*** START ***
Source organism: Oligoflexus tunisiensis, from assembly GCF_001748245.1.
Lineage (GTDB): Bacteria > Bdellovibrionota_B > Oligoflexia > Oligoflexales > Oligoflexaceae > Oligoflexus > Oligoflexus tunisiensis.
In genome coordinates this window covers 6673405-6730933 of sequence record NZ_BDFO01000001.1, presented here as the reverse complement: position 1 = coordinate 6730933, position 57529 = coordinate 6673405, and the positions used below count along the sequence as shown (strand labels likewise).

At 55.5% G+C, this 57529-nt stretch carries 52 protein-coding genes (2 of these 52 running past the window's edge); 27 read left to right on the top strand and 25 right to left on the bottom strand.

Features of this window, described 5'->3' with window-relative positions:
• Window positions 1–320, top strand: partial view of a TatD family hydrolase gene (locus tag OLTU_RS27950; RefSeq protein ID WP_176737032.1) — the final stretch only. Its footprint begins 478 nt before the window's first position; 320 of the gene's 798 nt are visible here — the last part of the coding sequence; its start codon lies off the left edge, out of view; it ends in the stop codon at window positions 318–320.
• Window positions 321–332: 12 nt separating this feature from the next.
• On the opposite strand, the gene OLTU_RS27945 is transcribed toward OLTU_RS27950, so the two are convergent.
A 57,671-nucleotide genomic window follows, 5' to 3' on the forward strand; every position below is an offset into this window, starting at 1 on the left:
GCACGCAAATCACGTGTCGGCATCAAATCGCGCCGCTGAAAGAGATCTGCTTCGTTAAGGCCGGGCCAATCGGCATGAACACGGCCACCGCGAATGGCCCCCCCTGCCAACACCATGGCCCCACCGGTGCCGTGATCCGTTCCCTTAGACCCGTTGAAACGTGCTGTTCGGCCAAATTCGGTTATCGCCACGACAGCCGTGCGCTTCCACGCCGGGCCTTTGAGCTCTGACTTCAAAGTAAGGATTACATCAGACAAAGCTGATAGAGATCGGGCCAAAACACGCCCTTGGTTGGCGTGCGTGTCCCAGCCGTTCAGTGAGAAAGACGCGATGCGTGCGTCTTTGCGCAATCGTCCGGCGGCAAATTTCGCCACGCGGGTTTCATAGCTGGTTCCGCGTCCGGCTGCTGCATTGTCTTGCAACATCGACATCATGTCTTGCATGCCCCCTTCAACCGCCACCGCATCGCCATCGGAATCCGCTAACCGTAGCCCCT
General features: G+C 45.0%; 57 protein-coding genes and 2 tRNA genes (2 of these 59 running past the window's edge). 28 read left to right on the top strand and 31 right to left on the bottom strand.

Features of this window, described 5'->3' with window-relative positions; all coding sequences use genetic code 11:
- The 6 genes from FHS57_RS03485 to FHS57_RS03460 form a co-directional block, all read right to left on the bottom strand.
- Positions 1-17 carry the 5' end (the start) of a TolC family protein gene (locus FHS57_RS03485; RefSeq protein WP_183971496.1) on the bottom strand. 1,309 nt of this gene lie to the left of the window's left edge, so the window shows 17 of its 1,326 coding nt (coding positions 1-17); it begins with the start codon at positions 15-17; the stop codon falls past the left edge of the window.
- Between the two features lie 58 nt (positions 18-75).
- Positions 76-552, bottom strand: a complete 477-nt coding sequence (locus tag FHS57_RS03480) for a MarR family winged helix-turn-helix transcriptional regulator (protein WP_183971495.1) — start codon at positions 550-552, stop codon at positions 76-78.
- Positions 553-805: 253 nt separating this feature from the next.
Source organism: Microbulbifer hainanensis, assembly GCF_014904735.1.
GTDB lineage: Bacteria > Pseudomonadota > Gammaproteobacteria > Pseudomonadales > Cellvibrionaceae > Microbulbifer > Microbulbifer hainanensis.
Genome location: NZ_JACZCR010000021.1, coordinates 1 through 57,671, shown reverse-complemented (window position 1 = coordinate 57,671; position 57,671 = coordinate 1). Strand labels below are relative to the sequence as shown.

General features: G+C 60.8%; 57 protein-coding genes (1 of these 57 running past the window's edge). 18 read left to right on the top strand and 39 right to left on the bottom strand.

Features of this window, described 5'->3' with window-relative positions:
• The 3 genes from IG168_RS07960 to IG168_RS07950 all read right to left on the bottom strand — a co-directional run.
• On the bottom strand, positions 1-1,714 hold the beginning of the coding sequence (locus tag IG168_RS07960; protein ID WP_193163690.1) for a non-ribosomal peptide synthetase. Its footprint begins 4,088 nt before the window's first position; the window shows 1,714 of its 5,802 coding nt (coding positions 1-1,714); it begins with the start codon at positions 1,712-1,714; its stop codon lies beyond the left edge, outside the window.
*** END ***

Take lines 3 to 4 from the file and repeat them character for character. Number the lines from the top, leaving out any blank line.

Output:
In genome coordinates this window covers 6673405-6730933 of sequence record NZ_BDFO01000001.1, presented here as the reverse complement: position 1 = coordinate 6730933, position 57529 = coordinate 6673405, and the positions used below count along the sequence as shown (strand labels likewise).

At 55.5% G+C, this 57529-nt stretch carries 52 protein-coding genes (2 of these 52 running past the window's edge); 27 read left to right on the top strand and 25 right to left on the bottom strand.